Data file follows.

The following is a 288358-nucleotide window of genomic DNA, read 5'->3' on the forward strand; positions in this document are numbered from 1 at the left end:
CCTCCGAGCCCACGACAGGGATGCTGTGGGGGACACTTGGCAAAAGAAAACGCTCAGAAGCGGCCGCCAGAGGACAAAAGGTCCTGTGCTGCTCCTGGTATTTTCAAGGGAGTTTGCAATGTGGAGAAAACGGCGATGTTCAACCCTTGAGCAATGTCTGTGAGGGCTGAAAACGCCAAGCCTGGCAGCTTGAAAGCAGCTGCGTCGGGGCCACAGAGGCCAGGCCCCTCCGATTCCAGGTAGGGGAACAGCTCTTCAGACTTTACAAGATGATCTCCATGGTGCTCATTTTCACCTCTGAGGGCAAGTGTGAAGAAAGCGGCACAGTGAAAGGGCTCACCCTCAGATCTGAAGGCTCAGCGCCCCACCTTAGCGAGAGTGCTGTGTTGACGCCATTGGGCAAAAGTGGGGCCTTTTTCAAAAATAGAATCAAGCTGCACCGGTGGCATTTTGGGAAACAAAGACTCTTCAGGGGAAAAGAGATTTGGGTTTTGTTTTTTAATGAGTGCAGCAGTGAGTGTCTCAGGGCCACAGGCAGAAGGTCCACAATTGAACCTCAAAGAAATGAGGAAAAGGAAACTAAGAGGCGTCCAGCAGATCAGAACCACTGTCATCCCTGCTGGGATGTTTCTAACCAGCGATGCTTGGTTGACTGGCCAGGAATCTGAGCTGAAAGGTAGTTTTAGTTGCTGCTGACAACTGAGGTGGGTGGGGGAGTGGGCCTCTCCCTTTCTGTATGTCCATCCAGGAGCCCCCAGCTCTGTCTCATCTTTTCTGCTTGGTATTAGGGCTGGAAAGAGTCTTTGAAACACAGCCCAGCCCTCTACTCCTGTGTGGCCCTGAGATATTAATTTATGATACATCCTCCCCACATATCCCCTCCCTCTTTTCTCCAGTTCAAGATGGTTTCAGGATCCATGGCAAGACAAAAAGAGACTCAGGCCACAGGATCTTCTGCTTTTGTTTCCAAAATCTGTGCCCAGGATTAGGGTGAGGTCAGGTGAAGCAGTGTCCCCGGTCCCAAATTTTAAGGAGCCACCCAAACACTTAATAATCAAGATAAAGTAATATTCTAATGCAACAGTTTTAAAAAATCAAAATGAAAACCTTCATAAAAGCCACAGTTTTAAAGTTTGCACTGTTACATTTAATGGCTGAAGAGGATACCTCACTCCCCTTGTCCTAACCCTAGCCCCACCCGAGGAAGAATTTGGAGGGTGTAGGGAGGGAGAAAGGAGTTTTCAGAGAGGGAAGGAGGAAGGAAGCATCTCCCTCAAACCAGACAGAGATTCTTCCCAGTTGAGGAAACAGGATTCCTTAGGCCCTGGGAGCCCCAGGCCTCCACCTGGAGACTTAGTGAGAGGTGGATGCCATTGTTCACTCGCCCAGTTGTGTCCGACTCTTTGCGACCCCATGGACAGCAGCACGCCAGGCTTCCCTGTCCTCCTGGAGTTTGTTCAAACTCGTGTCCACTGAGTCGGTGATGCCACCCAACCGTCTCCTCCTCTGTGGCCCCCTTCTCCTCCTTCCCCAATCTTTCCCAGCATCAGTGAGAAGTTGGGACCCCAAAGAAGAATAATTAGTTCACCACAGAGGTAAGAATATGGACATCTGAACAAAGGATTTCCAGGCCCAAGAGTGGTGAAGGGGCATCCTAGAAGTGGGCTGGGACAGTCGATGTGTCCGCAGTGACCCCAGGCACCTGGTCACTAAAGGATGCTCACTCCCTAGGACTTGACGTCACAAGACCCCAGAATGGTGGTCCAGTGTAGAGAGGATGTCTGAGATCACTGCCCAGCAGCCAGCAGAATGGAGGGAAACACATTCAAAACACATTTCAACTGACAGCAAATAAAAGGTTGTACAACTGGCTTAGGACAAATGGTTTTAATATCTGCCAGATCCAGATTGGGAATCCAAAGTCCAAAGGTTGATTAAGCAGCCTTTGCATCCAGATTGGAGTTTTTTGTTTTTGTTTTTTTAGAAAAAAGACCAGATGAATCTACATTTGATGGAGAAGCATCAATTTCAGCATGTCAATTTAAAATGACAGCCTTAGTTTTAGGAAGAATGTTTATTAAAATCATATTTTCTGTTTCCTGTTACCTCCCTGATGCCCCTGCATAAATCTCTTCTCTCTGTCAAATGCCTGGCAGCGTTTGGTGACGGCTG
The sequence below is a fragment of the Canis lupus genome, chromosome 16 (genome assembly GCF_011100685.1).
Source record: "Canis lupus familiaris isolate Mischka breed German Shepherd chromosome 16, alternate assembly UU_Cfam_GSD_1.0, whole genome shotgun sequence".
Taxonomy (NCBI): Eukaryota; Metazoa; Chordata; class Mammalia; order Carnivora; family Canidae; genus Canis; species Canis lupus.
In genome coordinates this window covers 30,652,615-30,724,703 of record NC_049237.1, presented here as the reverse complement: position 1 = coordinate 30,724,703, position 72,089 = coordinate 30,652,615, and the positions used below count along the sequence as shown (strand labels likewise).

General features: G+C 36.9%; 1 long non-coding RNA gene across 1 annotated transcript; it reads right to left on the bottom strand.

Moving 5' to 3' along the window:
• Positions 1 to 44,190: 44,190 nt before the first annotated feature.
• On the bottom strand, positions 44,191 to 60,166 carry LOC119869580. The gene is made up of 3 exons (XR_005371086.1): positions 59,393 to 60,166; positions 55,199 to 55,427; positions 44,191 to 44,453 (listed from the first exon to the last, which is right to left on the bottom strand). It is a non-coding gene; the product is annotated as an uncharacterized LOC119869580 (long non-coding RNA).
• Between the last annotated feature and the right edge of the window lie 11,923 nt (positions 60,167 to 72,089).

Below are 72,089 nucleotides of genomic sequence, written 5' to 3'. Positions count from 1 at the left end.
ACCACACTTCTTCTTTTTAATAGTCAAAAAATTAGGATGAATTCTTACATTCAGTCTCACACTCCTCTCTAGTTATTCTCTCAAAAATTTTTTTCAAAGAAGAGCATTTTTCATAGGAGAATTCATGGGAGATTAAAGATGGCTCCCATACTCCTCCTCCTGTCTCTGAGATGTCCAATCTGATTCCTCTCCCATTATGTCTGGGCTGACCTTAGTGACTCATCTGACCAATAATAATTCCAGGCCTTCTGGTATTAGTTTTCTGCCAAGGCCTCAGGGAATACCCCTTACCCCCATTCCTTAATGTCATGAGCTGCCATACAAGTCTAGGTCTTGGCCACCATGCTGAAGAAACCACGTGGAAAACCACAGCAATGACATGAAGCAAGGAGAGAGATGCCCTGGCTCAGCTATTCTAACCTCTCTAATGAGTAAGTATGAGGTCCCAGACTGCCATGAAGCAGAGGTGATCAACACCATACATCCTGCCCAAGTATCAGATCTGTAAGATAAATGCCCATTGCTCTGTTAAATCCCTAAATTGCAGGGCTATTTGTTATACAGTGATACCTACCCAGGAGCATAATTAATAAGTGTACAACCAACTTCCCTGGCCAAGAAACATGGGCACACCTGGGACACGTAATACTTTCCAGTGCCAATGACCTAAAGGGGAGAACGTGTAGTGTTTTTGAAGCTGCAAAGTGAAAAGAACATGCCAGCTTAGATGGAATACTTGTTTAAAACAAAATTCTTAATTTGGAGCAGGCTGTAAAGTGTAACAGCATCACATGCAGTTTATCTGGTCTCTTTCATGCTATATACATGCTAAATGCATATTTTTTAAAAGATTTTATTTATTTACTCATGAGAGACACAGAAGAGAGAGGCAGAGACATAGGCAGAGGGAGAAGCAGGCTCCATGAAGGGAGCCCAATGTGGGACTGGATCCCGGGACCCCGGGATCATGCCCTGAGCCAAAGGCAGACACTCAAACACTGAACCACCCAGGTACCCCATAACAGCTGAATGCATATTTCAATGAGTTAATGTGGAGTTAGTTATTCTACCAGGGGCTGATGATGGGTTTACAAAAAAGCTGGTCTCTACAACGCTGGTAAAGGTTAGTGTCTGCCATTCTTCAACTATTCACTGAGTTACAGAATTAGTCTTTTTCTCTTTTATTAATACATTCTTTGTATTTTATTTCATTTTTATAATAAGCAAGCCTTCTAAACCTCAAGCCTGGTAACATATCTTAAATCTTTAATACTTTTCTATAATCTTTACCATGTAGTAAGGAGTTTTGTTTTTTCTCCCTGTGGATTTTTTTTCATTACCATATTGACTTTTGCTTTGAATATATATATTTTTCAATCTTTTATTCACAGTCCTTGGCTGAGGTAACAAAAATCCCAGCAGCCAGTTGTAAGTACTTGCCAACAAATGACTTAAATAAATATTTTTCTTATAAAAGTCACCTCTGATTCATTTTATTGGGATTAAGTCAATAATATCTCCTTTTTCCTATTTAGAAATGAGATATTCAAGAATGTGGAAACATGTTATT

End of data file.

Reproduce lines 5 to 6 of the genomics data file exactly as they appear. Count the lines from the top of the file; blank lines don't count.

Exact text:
Taxonomy (NCBI): Eukaryota; Metazoa; Chordata; class Mammalia; order Carnivora; family Canidae; genus Canis; species Canis lupus.
In genome coordinates this window covers 30,652,615-30,724,703 of record NC_049237.1, presented here as the reverse complement: position 1 = coordinate 30,724,703, position 72,089 = coordinate 30,652,615, and the positions used below count along the sequence as shown (strand labels likewise).